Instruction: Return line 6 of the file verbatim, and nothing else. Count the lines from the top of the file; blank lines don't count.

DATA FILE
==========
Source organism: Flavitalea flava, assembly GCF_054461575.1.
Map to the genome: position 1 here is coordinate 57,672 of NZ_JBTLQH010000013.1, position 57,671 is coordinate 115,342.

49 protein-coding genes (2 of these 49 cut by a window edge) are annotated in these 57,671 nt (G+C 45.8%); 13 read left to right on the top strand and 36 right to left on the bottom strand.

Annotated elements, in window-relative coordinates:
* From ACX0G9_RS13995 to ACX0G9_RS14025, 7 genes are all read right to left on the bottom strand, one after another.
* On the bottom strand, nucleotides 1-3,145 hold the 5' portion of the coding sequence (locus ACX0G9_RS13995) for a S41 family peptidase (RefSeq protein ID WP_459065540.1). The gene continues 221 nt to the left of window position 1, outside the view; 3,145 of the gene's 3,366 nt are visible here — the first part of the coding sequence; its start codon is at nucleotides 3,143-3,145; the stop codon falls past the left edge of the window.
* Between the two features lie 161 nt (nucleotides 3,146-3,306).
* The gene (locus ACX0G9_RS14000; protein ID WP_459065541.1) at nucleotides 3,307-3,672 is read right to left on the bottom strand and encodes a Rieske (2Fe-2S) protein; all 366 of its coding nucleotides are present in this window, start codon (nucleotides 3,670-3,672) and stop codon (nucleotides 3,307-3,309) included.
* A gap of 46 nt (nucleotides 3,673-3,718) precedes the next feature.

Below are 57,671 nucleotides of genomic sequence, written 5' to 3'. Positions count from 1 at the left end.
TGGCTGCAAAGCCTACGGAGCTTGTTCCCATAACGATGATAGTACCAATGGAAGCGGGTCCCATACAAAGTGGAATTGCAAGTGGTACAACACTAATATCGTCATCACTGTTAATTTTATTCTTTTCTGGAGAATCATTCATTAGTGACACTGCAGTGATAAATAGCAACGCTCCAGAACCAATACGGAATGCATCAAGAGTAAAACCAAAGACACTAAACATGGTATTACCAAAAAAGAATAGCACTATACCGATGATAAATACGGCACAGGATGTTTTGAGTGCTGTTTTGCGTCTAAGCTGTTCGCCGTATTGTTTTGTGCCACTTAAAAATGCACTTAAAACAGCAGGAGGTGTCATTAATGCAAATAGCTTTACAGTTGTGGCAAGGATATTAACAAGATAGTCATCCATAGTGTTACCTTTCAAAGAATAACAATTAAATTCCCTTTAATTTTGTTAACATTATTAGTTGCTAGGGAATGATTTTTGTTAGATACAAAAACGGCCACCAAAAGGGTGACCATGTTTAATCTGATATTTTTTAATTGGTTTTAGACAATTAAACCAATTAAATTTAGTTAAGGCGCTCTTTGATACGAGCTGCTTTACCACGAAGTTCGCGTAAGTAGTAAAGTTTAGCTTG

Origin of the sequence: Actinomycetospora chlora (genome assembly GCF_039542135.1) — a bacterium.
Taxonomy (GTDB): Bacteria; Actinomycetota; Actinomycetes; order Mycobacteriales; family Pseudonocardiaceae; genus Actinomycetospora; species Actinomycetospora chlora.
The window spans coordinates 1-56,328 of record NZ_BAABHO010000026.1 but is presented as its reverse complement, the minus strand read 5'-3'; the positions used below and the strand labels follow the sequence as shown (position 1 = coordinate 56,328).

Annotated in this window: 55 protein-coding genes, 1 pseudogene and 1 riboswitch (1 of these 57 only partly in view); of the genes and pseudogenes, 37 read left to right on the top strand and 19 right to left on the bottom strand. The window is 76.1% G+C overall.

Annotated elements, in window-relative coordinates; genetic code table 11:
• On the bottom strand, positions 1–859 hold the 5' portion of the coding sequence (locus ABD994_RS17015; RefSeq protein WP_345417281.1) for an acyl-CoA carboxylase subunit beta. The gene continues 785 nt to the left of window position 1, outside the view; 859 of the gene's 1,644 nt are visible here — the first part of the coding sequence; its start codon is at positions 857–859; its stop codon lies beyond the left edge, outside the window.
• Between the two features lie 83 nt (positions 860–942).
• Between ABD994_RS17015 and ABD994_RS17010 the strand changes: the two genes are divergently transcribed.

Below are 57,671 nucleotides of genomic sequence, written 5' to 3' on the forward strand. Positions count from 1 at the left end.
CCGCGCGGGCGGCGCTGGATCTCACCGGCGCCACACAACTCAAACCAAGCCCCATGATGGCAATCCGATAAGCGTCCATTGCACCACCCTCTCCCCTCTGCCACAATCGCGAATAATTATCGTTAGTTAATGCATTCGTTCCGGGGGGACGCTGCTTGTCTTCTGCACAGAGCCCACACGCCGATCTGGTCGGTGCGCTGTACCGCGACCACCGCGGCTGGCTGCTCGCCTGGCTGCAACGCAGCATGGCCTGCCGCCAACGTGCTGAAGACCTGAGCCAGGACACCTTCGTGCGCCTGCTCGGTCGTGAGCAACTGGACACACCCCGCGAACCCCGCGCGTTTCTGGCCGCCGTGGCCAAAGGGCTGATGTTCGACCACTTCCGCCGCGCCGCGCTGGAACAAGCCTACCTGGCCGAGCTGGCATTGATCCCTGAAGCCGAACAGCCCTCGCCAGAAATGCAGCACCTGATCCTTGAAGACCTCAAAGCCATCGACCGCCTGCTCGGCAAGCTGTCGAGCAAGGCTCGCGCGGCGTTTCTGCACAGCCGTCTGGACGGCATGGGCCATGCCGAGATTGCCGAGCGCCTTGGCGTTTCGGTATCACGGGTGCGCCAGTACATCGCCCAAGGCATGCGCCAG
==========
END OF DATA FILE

* On the bottom strand, nucleotides 1-3,145 hold the 5' portion of the coding sequence (locus ACX0G9_RS13995) for a S41 family peptidase (RefSeq protein ID WP_459065540.1). The gene continues 221 nt to the left of window position 1, outside the view; 3,145 of the gene's 3,366 nt are visible here — the first part of the coding sequence; its start codon is at nucleotides 3,143-3,145; the stop codon falls past the left edge of the window.